5.1.1 Pre-state Creation and the Ottoman Empire
Lebanon’s central geographical location has provided a haven for various religious groups and minorities from neighboring regions of the Middle East. As is evident from the interviews, religious belonging has shaped most civil society organizations: families formed religious welfare organizations initially to serve their own communities.
We can say that the religious institutions have pre-dated the existence of the Lebanese state, and thus they are older and closer to the people than the state itself. (Interviewee 2, RWO Manager South of Lebanon)
5.1.2 Laissez-Faire Economy and the Liberal Law of Associations
RWOs have also developed due to the lack of regulation of organizations’ activities. Interviewees linked the growth of these organizations to the Lebanese Association’s Law: these Associations are still governed by the 1909 Law of Associations introduced by the Ottoman Empire. This law is liberal because associations do not have to apply for a license upon formation; they must simply notify the government of their existence. Moreover, the law does not include any restrictions when it comes to association governance: associations are not required to demonstrate transparency or take accountability measures.
When established, the state recognized the autonomy of religious institutions and the freedom to create religious associations that cover every aspect of life, notably education. Their presence and activity are guaranteed by law. (Interviewee 4, RWO manager South of Lebanon)
This, in turn, creates a flexible environment wherein religious welfare organizations function autonomously from the government.
5.1.3 Lebanese Political System and Confessionalism
As stated by one of the interviewees, in Lebanon, one cannot draw a distinction between political, religious, and civic life (Interviewee 7, 2015 Scholar). The consociational democracy that emerged in 1943 was based on the sharing of power in governmental and public institutions among various religious communities in the state. The state of affairs in Lebanon led citizens to interact with the state solely through their own confessional and family organizations. Confessional groups in Lebanon continuously seek opportunities to strengthen their share of power in the government in order to help their interests at the expense of others.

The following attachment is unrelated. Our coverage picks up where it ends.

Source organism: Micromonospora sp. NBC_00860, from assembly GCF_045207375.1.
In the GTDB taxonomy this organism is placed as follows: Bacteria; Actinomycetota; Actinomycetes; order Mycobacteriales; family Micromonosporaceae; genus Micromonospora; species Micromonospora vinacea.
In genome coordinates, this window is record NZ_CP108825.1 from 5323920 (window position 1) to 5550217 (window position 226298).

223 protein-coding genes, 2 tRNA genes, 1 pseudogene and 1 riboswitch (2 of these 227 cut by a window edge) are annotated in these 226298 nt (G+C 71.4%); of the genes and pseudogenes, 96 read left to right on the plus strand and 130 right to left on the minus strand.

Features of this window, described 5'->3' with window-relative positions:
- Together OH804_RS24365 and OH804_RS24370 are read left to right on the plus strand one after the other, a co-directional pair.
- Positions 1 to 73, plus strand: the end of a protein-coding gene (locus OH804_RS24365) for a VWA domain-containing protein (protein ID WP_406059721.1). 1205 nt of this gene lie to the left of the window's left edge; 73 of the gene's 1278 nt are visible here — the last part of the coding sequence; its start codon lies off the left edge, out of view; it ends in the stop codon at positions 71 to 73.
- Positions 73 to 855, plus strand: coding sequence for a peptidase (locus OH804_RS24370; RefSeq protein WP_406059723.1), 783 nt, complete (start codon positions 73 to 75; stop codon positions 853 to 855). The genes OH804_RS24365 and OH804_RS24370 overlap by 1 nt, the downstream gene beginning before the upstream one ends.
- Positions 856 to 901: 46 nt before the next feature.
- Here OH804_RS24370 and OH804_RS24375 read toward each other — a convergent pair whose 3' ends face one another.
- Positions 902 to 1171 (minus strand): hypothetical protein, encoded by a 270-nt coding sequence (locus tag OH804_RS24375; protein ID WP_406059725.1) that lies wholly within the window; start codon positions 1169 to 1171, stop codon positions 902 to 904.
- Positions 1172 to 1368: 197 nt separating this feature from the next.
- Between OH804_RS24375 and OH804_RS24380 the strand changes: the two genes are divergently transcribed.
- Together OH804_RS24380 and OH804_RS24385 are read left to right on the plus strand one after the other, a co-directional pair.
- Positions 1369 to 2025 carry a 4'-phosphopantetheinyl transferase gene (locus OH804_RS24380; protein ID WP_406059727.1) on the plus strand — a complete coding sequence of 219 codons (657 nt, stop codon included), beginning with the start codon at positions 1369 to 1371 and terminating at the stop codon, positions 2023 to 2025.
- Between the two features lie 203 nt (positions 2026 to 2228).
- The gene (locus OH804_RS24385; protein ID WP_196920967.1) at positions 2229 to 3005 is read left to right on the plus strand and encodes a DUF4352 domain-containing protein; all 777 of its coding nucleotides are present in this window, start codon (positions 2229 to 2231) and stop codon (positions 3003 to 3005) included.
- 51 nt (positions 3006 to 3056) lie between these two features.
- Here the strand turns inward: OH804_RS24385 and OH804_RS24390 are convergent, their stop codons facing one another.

The growth of this sector then is not based on encouragement from the government but on the state’s inability to exercise any authority over confessional groups’ activities. (Interviewee 6, 2015 Scholar).
5.2 The Second Theme that Was Identified during the Interviews Was the Evolution and Development of the Services Provided by RWOs
Based on the interviews, it was evident that services provided by these associations have evolved from a voluntary, charity-based activity into professional networks of influential organizations; this development was mainly linked to two issues: civil war in Lebanon and weaknesses of the state.
5.2.1 Urgent Social and Humanitarian Need during the War
All interviewees agreed that most RWOs had initiated their activity to respond to urgent social and humanitarian situations, especially during the war period; then, at a later stage, they started to form social and education units and engaged in longer-term developmental activities.
we initiated our services in response to the needs of the society. (Interviewee 1, RWO manager Beirut)
Prior to and during the war, the Lebanese government failed to provide any services to the most deprived rural areas in the country and did not initiate public projects in the suburbs of the capital. Due to the failure of the state and unequal regional development policies, many suburban areas, which became refuges for rural migrants, were neglected. (Interviewee 5, RWO manager Beirut)